What Is A Toxic Trait?
Some Secrets Revealed

To answer the question 'what is a toxic trait?' let's be clear about what a trait is. A trait is a distinguishing characteristic or quality of a person or a thing. If we consider something to be toxic, then we think of it as risky or harmful, something that is capable of causing injury or unpleasantness.

Toxic traits in people, then, are characteristics of this person that propels them to act in unpleasant, antisocial, injurious or abusive ways. Note the difference here between traits and behaviours. A trait such as generosity leads a person to engage in behaviours such as giving gifts, helping others and making sure others are comfortable.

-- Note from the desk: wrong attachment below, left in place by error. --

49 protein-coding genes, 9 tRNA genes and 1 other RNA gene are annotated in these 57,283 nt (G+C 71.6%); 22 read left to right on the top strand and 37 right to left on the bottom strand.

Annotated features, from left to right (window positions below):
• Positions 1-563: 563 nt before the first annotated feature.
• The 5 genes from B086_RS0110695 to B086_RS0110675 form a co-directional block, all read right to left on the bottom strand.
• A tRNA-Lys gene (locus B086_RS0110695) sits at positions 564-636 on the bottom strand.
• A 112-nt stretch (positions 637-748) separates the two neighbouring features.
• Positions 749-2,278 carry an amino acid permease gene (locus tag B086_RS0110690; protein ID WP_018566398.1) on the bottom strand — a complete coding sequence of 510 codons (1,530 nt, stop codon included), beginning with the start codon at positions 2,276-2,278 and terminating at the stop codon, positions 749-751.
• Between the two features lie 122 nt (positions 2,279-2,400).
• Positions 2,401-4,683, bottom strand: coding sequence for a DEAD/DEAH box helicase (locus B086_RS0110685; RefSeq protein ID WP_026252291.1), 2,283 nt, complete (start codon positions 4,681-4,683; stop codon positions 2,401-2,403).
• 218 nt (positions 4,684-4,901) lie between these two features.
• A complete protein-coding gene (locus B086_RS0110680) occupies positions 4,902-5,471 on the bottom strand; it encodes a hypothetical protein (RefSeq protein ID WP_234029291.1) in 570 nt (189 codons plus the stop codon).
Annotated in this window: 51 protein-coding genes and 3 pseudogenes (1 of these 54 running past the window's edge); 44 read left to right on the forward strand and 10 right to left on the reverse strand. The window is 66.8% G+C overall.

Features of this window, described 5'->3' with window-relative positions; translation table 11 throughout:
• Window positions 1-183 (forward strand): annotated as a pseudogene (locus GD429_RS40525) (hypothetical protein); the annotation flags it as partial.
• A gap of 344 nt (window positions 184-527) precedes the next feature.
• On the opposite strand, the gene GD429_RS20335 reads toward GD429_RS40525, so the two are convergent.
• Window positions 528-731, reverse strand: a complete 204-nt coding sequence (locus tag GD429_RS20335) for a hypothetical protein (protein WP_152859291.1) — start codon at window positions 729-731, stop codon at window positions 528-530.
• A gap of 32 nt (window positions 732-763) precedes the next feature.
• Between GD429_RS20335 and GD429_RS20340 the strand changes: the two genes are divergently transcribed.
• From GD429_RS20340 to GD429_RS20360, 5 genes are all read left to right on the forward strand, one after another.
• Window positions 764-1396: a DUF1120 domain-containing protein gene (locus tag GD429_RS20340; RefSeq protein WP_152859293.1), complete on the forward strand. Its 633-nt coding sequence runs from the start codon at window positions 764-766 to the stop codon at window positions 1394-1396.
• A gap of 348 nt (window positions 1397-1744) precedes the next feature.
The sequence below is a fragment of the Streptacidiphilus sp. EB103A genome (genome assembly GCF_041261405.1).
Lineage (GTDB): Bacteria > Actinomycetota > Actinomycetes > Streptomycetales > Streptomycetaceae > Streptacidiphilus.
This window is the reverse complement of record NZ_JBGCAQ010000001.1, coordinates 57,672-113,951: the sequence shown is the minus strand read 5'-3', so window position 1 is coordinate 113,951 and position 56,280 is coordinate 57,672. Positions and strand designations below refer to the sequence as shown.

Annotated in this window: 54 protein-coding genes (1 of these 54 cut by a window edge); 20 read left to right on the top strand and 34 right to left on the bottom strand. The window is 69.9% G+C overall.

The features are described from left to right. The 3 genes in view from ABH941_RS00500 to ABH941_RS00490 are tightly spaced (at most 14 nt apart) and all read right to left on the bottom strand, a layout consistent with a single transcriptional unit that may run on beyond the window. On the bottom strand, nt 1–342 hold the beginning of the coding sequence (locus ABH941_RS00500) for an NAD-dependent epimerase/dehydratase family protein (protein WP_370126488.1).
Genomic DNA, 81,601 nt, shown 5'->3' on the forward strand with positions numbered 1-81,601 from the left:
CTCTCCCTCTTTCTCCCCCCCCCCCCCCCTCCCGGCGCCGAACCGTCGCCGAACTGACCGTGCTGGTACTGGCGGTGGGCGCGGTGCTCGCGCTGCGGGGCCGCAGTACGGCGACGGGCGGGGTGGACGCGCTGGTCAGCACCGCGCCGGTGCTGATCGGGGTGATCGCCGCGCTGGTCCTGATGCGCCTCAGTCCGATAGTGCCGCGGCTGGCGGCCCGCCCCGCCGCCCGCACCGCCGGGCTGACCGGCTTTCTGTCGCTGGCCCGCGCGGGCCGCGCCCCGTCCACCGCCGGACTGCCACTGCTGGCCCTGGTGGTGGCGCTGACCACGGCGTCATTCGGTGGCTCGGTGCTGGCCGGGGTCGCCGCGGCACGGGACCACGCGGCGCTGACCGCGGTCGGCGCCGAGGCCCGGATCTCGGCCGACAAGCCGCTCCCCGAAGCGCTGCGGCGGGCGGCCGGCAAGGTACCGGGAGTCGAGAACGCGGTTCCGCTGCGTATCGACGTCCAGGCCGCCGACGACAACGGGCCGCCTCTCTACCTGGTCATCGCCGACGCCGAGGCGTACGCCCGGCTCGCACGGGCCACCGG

This is part one of a two-part article.

You can read the second part here

But the relationship is not always straightforward. An individual can give a gift that may seem on the surface to be generous, but if they are doing it to generate a sense of obligation in the receiver to later take advantage of that and we need to consider that another trait may be in play. The giver may be selfish, manipulative, cruel, deceptive and so on.